Archive for Language teaching and learning

Learning Tamil

Recently we have had a string of posts on South Asian linguistic phenomena.  Most of the languages involved have been Indic, and will probably continue to be predominantly so during the coming months and years.  Consequently, I'm delighted today to make a post about Tamil, a Dravidian language with a glorious heritage.

Except where otherwise noted, the indented paragraphs below are by Carrie Wiebe (professor of Chinese language and literature at Middlebury).  They are integral and self-explanatory, so I will make few interpolations.

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The pain of pronouncing Mandarin "guóqí" ("national flag") for a Mongolian child

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Google, the wannabe Egyptologist

Sensational article by Hagar Hosny in Al-Monitor (7/23/20):

"Google presents new tool to decode hieroglyphics:  Google has created a new tool to translate hieroglyphics into English and Arabic at the stroke of a key."

It starts like this:

In a July 15 press release, Google announced the launch of a new tool that uses artificial intelligence to decipher Egyptian hieroglyphs and translate them into Arabic and English.

Google said that the tool, dubbed Fabricius, provides an interactive experience for people from all over the world to learn about hieroglyphics, in addition to supporting and facilitating the efforts of Egyptologists and raising awareness about the history and heritage of ancient Egyptian civilization.

“We are very excited to be launching this new tool that can make it easier to access and learn about the rich culture of ancient Egypt. For over a decade, Google has been capturing imagery of cultural and historical landmarks across the region,” Chance Coughenour, program manager at Google Arts and Culture, said in the statement.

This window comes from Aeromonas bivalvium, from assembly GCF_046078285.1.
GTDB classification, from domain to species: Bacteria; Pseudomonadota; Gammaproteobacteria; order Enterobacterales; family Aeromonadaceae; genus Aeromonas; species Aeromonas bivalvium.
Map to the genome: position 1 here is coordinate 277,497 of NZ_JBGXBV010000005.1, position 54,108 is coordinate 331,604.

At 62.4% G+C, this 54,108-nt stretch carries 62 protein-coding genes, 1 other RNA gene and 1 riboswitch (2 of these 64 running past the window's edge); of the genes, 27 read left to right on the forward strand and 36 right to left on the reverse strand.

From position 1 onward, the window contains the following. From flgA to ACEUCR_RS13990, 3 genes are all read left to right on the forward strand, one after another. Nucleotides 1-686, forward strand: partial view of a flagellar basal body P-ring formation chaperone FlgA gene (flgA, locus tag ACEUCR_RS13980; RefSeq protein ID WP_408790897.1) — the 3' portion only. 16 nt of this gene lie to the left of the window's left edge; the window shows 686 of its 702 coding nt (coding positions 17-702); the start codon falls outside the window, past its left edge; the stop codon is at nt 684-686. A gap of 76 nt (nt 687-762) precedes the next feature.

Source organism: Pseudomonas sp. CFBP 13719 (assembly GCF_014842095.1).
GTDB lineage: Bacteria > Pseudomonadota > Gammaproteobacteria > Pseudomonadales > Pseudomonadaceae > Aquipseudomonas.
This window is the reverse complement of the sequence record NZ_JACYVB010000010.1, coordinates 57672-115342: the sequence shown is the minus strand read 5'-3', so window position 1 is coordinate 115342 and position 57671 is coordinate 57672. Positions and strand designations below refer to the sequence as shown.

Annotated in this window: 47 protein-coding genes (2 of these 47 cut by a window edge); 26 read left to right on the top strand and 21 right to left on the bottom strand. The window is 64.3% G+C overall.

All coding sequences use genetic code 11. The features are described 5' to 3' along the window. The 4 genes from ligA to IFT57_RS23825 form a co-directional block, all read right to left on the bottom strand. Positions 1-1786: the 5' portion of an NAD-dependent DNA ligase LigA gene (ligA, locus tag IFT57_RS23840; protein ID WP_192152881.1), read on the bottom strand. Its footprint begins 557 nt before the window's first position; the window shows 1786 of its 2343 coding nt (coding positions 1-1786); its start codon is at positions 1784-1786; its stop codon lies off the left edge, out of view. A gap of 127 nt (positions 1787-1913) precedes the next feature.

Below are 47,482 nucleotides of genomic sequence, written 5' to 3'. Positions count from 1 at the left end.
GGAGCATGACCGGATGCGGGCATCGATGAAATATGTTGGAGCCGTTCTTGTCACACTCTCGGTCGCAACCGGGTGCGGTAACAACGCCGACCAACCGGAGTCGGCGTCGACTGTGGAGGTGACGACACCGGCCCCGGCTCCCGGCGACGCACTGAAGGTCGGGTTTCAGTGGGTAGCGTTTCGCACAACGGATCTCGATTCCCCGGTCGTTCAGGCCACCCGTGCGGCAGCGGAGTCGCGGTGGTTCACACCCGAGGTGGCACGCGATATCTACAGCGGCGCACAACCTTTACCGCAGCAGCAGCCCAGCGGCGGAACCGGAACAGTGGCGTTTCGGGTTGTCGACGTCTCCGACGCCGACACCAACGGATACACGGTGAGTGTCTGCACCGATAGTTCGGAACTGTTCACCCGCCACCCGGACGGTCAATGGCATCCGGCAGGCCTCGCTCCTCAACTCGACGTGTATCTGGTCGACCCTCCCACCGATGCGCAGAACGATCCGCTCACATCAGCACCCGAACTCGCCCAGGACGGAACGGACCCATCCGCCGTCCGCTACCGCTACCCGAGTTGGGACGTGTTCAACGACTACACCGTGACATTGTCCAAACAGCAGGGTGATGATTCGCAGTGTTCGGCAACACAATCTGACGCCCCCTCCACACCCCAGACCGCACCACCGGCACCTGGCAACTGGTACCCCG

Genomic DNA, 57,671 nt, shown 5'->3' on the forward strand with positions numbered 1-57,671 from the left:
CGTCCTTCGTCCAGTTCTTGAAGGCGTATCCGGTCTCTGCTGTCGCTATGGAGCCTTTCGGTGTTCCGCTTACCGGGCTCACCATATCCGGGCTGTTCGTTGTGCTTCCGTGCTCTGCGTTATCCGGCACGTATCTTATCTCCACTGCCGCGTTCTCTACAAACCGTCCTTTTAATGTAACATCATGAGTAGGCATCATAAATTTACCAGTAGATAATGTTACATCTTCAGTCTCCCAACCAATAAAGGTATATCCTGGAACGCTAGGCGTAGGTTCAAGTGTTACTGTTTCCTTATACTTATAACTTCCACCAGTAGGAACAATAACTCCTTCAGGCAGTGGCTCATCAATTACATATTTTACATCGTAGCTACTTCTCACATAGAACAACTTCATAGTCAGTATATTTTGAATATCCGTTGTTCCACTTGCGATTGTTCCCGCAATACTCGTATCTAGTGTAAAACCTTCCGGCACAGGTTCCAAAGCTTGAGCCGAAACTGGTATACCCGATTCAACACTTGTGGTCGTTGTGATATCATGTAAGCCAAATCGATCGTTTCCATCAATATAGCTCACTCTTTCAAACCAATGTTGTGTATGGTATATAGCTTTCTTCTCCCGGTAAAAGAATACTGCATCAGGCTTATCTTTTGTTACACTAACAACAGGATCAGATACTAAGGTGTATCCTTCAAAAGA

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Mongolian-language education suspended in Tongliao

Tongliao 通辽市; Mongolian: Tongliyao.png Hot.svg Tüŋliyou qota, Mongolian Cyrillic.Түнляо хот) is a prefecture-level city in eastern Inner Mongolia, PRC.  The news is not good. 

It follows a familiar pattern:  there's a similar story about suspending Tibetan-language education in a part of Sichuan following the covid-19 closure of schools.

It sounds plausible since notification was given verbally, typical of the way Chinese government does things it doesn't want to be caught out on.

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Pinyin for ABCs

If you didn't know it already, "ABC" means "American-born Chinese".  There's no reason why ABCs should necessarily speak Chinese, no more than why ABGs (American-born Germans) should speak German or why ABVs (American-born Vietnamese) should speak Vietnamese, etc.  In this video, ABCs explain for themselves why they can't speak Chinese.  This is a long (23:14) podcast.  Feel free to watch all of it if you are so inclined, but for efficiency's sake I will guide you through it in instructions below the page break.

"10 REASONS WHY CHINESE AMERICANS CAN'T SPEAK CHINESE! | Fung Bros"

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Automatic Pinyin annotation — state of the art

[This is a guest post by Gábor Ugray]

Back in 2018 your post Pinyin for phonetic annotation planted an idea in my head that I’ve been gradually expanding ever since. I am now at a stage where I routinely create annotated Chinese text for myself; this (pdf) is what one such document looks like.

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The Mandarin grammatical particle "le" — one or many?